A Book of Gems Choice selections from the writings of Benjamin Franklin

By Benjamin Franklin

Page 59

the true
ministers or servants of the kingdom, can but regard them as such, and
labor to melt them all away and put all the good material there is in
them into “God’s building,” “the temple of God,” and thus make this
material useful and acceptable to God through Jesus Christ.

As to clerical airs, the peculiar cut of the coat, the white necktie,
and all other such “outward signs of inward grace,” they are the
offspring of shallowness, weakness and folly, and wholly incompatible
with the plainness, meekness and humility of Jesus and of good taste
and sense.


All the perversions, innovations and corruptions of the pure and holy
religion of Jesus Christ that have found way into it and disgraced it,
have been introduced under some pretext of doing good—some plea of a
supposed benevolent nature. In some form or other they have all claimed
to have the good of the cause in view, and in some way have put up some
kind of claim to divine authority. Some of them were introduced by good
men, with good intentions, who saw not the evil that would follow,
while others, no doubt, were introduced by “designing men.” George
Fox was probably a good man, or a man of good intentions, and, when
he talked of the “light within,” and tried to sustain his position by
Scripture, he had no idea of the evil that would follow—much less did
he design it. Though he quoted Scripture, it was not as a rule of faith
and practice; not as a system of religion, nor as supreme authority,
but merely to give currency to the theory he was laboring to introduce
and support it in the minds of the people. The leading idea in the new
theory was that the _light within_ was the guide—the unerring rule;
that it was from God, and that he who followed it was following the
will of God, the influence of the Spirit. He certainly did not intend
to turn the hearts of the people away from God and lead them to follow
the imaginations of their own hearts. He clearly designed no such
wickedness as this; but what has followed? Where has the “light within”
led his followers? It has led some of them to neglect and forsake
the word of God; to regard the Bible simply as a good book, a true
history and guide to the people of its time, but not as an authority,
a rule of faith and practice for us. It has led some of them into
Spiritualism, others into Universalism, and some, more

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Text Comparison with The Complete Works in Philosophy, Politics and Morals of the late Dr. Benjamin Franklin, Vol. 2 [of 3]

Page 16
The air under the equator, and between the tropics, being constantly heated and rarefied by the sun, rises.
Page 31
Page 33
I suppose the first mischief was done by the fore-side of the whirl, the latter by the hinder-side, their motion being contrary.
Page 71
This conjecture I send you for want of something better ****.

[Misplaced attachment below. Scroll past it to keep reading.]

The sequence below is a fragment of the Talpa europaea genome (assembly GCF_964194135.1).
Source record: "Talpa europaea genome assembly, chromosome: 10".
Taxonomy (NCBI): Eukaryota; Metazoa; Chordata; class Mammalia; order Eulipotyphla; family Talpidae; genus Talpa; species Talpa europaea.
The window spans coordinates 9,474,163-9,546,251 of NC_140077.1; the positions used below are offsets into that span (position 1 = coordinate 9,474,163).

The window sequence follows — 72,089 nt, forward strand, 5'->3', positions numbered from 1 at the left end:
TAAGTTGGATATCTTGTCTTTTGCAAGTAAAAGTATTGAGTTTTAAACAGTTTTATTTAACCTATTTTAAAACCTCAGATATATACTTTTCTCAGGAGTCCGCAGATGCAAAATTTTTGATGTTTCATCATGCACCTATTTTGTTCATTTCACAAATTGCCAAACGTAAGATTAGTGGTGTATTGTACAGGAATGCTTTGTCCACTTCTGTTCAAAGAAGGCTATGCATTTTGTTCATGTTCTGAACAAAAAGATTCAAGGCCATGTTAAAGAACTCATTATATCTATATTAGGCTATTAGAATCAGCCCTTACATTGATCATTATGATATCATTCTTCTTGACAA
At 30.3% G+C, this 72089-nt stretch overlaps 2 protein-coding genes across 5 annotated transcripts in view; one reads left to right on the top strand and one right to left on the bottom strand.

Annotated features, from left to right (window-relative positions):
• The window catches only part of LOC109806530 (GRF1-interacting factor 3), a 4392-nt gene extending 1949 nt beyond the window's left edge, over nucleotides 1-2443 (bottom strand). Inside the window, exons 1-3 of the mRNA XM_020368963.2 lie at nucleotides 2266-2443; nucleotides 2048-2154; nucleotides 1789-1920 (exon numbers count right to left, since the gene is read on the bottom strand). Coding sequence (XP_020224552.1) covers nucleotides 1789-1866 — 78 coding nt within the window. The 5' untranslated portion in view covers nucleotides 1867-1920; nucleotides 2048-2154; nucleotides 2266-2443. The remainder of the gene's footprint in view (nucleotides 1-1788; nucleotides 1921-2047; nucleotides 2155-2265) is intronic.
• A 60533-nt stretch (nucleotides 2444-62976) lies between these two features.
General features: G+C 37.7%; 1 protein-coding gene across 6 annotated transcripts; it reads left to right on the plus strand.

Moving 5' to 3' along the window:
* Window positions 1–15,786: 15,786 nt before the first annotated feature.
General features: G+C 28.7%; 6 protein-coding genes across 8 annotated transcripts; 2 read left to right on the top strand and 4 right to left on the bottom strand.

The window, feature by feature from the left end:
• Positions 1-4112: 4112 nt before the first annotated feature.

Page 80
Why damp clothes should then occasion colds, is a curious question, the discussion of which I reserve for a future letter, or some future conversation.
Page 81
The waters as they run, exposed to the sun, air, and wind, are continually evaporating.
Page 111
This is not a chamber experiment; for it cannot be well repeated in a bowl or dish of water on a table.
Page 192
But this conjecture we submit to the judgment of physicians.
Page 213
Another very common cause of the smoking of chimneys, is, _their overpowering one another_.
Page 219
I have thus gone through all the common causes of the smoking of chimneys that I can at present recollect as having fallen under my observation; communicating the remedies that I have known successfully used for the different cases, together with the principles on which both the disease and the remedy depend, and confessing my ignorance wherever I have been sensible of it.
Page 258
make a single instrument there should be at least six glasses blown of each size; and out of this number one may probably pick thirty-seven glasses (which are sufficient for three octaves with all the semitones) that will be each either the note one wants or a little sharper than that note, and all fitting so well into each other as to taper pretty regularly from the largest to the smallest.
Page 265
Most tunes of late composition, not having this natural harmony united with their melody, have recourse to the artificial harmony of a bass, and other accompanying parts.
Page 280
] { It is endeavoured to give the alphabet o { a _more natural order_; beginning first with { the simple sounds formed by the breath, to {.
Page 293
_ _Craven-street, May 17, 1760.
Page 302
This is, in some measure, to be attributed to their situation, which hinders marriage, but is also to be attributed to their luxury and corruption of manners, which are greater than among any other set of people in England, and is the consequence of a nearer view of the lives and persons of a superior rank, than any inferior rank, without a proper education, ought to have.
Page 330
"--If you please.
Page 332
--The second of my premises is, that twenty-five shillings a month, with his share of the salt beef, pork, and peas-pudding, being found sufficient for the subsistence of a hard-working seaman, it will certainly be so for a sedentary scholar or gentleman.
Page 345
It was against granting the petition of the sect called erika, or purists, who prayed for the abolition of piracy and slavery, as being unjust.
Page 357
_Cayenne_ would be a great acquisition to Britain, iii.
Page 375
are with difficulty transplanted from one country to another, 121.